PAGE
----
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FDA Advisory Committee votes for accelerated approval of Iressa

LONDON, U.K., Sept. 25, 2002 -- AstraZeneca announced that the Oncology Drugs Advisory Committee (ODAC) to the U.S. Food and Drug Administration (FDA) voted 11 to 3 that results in third line advanced non-small-cell lung cancer (NSCLC) were "reasonably likely to predict clinical benefit", which the FDA indicated was a vote for accelerated approval for Iressa (ZD1839) for the treatment of advanced NSCLC after disease progression following at least two chemotherapy agents (third line).

The FDA will now review the ODAC recommendation and make a final determination regarding granting accelerated approval for Iressa. There are currently no approved drugs for this setting. Lung cancer is the leading cause of cancer deaths in the United States, and NSCLC accounts for 80 percent of all lung cancer cases.

"There is a critical unmet need for new lung cancer treatment, and Iressa provides a targeted new approach in the treatment of the disease," said Gerard T. Kennealey, MD, Vice President of Oncology Clinical Research, AstraZeneca. "The ODAC deliberations were a vote of confidence in 'Iressa' and the clinical benefit we have seen with this drug."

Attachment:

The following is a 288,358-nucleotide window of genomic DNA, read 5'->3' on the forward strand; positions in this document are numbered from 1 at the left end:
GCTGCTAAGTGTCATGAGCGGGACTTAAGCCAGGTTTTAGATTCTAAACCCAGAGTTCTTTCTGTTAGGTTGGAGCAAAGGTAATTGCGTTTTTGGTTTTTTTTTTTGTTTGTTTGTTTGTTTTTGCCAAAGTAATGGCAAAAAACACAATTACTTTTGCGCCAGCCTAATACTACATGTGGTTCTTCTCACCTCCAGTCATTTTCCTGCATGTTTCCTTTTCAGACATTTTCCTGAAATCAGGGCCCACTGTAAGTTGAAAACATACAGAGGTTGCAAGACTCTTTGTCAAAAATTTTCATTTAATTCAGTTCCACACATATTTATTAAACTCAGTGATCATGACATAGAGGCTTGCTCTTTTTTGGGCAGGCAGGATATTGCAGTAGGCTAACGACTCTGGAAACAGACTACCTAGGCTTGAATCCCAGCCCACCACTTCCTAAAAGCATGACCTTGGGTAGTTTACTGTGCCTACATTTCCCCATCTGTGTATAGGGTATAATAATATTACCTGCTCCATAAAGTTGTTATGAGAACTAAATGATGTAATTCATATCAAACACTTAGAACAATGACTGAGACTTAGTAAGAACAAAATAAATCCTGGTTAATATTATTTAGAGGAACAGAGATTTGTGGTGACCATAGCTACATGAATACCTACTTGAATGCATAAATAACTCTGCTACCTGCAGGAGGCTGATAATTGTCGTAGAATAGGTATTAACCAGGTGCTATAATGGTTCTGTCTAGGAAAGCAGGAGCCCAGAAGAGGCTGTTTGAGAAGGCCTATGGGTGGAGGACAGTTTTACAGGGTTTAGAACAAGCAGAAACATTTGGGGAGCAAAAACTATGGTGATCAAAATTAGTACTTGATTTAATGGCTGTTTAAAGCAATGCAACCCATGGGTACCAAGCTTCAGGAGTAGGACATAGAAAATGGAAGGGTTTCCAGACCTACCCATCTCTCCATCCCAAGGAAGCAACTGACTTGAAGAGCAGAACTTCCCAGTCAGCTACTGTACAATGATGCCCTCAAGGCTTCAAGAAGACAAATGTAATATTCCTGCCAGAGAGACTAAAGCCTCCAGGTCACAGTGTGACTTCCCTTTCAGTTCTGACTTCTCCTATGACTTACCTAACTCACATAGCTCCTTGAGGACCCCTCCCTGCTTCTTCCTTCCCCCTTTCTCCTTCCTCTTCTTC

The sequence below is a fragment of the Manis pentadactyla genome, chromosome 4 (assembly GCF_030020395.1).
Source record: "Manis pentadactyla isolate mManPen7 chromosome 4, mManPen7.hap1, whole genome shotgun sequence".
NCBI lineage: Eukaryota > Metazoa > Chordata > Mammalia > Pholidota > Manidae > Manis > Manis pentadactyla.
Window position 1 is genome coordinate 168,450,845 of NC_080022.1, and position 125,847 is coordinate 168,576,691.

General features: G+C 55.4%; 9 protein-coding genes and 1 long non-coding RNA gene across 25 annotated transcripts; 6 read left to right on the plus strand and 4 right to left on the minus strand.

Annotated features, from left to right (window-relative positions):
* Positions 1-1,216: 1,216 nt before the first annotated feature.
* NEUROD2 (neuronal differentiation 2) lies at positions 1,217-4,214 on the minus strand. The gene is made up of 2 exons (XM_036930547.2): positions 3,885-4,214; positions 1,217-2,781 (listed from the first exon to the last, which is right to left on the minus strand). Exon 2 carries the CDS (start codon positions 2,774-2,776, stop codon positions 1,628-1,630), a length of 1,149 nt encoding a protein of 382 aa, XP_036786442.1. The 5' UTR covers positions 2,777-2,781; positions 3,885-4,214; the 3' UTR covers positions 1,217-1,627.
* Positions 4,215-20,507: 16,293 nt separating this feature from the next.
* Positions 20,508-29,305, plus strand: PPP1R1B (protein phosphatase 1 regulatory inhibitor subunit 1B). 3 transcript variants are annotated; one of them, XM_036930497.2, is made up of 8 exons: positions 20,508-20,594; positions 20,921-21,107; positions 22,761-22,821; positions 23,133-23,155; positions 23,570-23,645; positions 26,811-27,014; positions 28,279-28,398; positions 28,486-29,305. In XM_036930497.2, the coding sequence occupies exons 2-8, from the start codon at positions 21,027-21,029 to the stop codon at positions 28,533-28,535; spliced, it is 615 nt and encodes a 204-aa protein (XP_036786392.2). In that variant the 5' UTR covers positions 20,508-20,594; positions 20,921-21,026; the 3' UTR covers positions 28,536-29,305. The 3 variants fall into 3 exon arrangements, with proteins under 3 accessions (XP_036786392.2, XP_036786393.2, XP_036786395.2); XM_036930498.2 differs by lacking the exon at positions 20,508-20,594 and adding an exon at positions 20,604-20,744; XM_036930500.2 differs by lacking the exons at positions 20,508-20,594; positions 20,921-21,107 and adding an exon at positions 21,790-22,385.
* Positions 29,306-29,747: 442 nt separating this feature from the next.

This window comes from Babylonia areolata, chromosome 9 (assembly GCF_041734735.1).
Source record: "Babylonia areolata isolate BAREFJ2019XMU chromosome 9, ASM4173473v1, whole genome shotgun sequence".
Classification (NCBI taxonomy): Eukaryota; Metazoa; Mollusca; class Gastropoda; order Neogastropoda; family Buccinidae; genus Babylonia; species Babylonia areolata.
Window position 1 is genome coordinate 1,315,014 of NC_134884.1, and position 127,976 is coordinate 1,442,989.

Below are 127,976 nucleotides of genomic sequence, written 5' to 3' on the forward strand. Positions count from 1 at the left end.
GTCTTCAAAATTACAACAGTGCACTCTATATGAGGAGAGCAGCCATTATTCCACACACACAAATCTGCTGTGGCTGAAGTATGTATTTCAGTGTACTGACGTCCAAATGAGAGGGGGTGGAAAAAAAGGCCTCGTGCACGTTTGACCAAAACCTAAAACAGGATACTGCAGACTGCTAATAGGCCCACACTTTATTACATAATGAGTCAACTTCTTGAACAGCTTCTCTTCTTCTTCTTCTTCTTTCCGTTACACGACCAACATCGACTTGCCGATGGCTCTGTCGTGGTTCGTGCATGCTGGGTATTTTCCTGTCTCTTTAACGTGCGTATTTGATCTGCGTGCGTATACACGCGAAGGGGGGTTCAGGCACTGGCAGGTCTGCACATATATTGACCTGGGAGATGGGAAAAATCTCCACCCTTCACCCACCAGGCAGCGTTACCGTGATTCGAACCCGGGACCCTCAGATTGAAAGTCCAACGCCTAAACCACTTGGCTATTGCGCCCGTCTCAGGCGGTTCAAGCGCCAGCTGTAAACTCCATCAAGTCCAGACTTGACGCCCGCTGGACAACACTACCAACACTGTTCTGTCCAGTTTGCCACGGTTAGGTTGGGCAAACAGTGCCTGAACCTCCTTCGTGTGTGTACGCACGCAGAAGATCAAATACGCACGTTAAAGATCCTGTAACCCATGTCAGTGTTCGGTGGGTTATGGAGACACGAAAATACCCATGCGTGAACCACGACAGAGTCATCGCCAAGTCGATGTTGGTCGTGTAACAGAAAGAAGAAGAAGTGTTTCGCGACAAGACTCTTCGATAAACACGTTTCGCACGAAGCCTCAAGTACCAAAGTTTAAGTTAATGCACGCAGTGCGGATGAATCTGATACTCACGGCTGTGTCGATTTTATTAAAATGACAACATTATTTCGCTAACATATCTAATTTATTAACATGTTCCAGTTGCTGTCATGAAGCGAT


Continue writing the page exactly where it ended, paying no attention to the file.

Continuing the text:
The regulatory package for Iressa currently before the FDA is intended to fulfill the requirements for "accelerated approval" commonly referred to as sub-part H approval, which allows for early approval of promising drugs for diseases that are serious or life-threatening, where the new drug appears to provide benefit over available therapy. Accelerated approval can be granted on the basis of a surrogate endpoint, like tumor response, that is reasonably likely to predict clinical benefit and must be followed up with additional studies after the drug is approved.

If approved by the FDA, Iressa will be the first drug available in the US from a new class of anti-cancer drugs known as selective epidermal growth factor receptor-tyrosine kinase (EGFR-TK) inhibitors that target and block, within the cell, signaling pathways that are implicated in the growth and survival of cancer cells. These pathways appear to play a major role in the growth of many solid tumors. If approved, Iressa will be sold as a once daily, 250mg oral tablet.

Iressa was approved on July 5, 2002, by the Japanese Ministry of Health, Labour and Welfare (MHLW) for the treatment of advanced NSCLC, and regulatory filings are pending in other countries.

AstraZeneca currently has a global Expanded Access Program (EAP) for Iressa. This program was instituted to provide 'Iressa' to NSCLC patients who do not qualify for clinical trials and who have exhausted other treatment options. To date, over 18,000 patients have received Iressa through this compassionate use program, the vast majority in the United States.

Source: AstraZeneca

Posted: September 2002